“The bottom line is that better data can help both manufacturers and human operators across the board,” said Hu. “Data illuminates opportunities for productivity and quality improvements; simplifies traceability; mitigates variability; and creates new opportunities for operators to add even greater value. Humans are going to be the backbone of manufacturing for the foreseeable future, and the companies that improve their human factory analytics are the ones that will be best positioned to compete in Industry 4.0.”
To view the full report, click.
A.T. Kearney is a leading global management consulting firm with offices in more than 40 countries.
Advantech has been appearing on a variety of lists of prominent Internet of Things suppliers. The Taiwanese computer company with a US office in Cincinnati, OH and intellectual leadership, supplies intelligent I/O, a variety of computing devices, and HMI devices.
Several years ago I was privileged to be invited to Suzhou, China to attend Advantech’s user conference. It was an impressive event. This year they called it the “first IoT Co-Creation Summit.”
More than five thousand Advantech clients and partners from around the world attended the summit. Here Advantech introduced its newest IoT platform structure WISE-PaaS 3.0 and 32 IoT solution ready packages (SRPs) co-created with software and industry partners.
The event in itself will aid in the software/hardware integration for various industries, connect and build a complete industrial IoT ecosystem and value chain, and allow Advantech and partners to officially step into the next IoT stage.
Advantech Chairman KC Liu stated that in view of IoT application characteristic’s diversity and fragmented market, Advantech has assisted industries in integrating and connecting existing hardware and software and regards creating a complete industry value chain as its primary task in IoT industry development.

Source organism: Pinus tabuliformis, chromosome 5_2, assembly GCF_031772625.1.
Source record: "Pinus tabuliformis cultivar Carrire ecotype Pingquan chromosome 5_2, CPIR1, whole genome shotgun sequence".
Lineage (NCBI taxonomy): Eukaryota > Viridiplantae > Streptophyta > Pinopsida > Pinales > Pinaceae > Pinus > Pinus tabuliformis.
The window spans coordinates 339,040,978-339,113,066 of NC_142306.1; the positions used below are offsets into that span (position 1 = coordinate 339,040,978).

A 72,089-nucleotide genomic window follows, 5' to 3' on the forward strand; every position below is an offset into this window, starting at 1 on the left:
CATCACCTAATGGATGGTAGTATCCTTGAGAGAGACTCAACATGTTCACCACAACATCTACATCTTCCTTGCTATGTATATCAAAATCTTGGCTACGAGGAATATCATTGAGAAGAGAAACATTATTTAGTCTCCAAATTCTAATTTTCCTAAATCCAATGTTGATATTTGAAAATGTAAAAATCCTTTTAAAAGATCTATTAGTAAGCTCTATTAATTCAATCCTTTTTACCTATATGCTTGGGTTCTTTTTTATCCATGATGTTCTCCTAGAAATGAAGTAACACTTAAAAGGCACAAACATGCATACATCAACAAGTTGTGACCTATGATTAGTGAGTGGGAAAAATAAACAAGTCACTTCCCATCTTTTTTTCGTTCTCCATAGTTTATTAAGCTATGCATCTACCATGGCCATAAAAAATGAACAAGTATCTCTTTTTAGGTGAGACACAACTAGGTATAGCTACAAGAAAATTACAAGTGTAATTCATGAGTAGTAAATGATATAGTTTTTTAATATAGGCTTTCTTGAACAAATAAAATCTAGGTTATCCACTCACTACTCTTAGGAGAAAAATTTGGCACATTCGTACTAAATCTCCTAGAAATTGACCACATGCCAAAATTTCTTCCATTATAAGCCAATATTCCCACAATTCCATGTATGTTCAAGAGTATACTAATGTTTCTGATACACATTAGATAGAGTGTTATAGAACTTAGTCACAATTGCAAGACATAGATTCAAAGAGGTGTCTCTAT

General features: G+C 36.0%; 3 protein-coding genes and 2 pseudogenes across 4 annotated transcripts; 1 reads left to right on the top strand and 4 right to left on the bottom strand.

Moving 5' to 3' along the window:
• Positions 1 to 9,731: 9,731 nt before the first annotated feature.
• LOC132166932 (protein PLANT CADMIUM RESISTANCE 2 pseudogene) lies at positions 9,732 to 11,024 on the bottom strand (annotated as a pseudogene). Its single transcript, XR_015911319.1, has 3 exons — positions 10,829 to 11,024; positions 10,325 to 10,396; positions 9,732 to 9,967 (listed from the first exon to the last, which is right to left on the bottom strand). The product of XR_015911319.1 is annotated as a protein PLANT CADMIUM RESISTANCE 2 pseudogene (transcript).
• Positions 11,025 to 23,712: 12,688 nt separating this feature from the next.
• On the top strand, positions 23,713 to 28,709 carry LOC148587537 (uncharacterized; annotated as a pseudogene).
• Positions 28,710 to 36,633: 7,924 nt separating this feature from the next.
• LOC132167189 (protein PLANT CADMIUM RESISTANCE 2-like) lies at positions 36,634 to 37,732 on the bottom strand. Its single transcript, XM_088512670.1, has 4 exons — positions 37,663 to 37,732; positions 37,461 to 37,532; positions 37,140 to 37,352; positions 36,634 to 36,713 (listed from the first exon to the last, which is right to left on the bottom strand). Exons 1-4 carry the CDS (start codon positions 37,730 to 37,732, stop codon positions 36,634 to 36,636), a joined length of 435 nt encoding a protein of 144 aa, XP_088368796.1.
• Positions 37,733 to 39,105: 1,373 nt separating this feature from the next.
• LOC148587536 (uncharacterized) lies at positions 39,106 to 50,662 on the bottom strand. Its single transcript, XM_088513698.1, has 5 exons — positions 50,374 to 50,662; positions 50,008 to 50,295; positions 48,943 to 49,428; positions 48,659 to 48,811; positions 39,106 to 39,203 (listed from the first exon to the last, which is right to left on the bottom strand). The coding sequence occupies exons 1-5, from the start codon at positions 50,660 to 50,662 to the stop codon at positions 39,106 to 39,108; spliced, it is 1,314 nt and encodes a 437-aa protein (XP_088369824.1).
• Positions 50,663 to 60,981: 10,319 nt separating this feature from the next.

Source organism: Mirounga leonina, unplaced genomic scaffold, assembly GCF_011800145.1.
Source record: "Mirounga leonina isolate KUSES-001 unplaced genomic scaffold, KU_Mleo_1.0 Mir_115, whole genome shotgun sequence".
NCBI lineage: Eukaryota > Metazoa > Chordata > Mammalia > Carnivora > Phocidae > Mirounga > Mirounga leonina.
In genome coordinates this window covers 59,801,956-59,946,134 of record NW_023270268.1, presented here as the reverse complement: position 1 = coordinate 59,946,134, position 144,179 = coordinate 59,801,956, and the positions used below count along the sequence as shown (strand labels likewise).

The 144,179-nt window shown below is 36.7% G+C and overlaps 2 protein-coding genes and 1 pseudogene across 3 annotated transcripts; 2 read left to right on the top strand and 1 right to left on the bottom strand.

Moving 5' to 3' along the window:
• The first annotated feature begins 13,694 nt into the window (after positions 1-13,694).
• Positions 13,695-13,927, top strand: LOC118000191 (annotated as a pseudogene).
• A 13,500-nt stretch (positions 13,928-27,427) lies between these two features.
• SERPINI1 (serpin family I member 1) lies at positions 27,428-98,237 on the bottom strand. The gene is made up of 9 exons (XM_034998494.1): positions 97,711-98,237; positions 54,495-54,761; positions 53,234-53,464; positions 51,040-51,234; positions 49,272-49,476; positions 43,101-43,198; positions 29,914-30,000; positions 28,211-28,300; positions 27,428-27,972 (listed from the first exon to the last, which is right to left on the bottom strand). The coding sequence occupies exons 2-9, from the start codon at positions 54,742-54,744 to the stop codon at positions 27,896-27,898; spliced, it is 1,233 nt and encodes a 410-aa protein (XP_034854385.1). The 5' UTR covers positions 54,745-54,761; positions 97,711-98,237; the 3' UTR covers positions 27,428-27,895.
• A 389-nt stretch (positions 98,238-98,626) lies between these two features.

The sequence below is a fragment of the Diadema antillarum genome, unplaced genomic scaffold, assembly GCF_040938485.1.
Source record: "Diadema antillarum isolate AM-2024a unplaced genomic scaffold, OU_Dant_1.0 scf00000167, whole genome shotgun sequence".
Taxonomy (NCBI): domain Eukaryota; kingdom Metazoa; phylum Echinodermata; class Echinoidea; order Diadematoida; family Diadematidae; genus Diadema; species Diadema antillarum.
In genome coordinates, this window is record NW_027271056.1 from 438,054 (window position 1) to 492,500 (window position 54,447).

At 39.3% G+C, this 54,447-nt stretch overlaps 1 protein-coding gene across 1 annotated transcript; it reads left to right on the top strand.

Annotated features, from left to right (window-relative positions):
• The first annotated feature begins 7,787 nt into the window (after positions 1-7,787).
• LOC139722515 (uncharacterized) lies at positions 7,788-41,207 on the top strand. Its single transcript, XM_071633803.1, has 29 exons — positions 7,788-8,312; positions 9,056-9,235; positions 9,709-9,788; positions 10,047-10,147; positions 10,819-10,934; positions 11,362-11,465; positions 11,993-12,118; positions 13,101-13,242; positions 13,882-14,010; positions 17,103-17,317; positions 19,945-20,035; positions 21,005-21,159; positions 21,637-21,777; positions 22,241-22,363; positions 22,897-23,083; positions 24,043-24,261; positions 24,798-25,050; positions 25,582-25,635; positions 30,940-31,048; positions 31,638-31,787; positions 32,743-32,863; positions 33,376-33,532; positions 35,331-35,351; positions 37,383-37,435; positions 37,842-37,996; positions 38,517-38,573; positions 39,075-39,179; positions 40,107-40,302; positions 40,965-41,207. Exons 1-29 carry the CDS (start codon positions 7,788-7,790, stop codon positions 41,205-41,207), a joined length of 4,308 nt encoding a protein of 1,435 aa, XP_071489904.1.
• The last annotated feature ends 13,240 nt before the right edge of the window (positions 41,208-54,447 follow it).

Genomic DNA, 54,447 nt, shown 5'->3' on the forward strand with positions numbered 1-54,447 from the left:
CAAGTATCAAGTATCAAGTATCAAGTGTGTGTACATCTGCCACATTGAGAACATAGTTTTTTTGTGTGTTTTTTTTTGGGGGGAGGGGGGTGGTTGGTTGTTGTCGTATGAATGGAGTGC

Advantech is introducing new features for its WISE-PaaS 3.0 and sharing a number of IoT solution ready packages (SRPs), based on WISE-PaaS, developed with numerous co-creation partners. The company is also outlining future co-creation strategies and schedules for the upcoming year.
Allan Yang, Chief Technology Officer at Advantech said, “While IoT is currently flourishing and many companies have invested in connectivity and data collection equipment, we are still in the early stages of generating value from IoT data. Since WISE-PaaS launched in 2014, Advantech has continued its integration and improved connectivity with open source communities. Our IoT software modules are developed to create operational cloud platform services oriented around the commercial value generated by data acquisition. Data-driven innovation has thus become the main target for our WISE-PaaS evolution.
WISE-PaaS 3.0 offers four main function modules:
- WISE-PaaS/SaaS Composer: a cloud configuration tool with visible workflow. WISE-PaaS/SaaS Composer supports customized component plotting for simple and intuitive 3D modeling application and interaction. It updates views at millisecond rates and, together with WISE-PaaS/Dashboard, presents critical management data in a visually intuitive display to help extract valuable data and improve operational efficiency.
- WISE-PaaS/AFS (AI Framework Service): an artificial intelligence training model and deployment service framework. The WISE-PaaS/AFS provides a simple drag and drop interface that allows developers to quickly input industrial data. When combined with AI algorithms, the service builds an effective inference engine with automatic deployment to edge computing platforms. AFS offers model accuracy management, model retraining, and automated redeployment. It simultaneously controls multiple AI models in the application field; offering automated model accuracy improvements and life-cycle management services.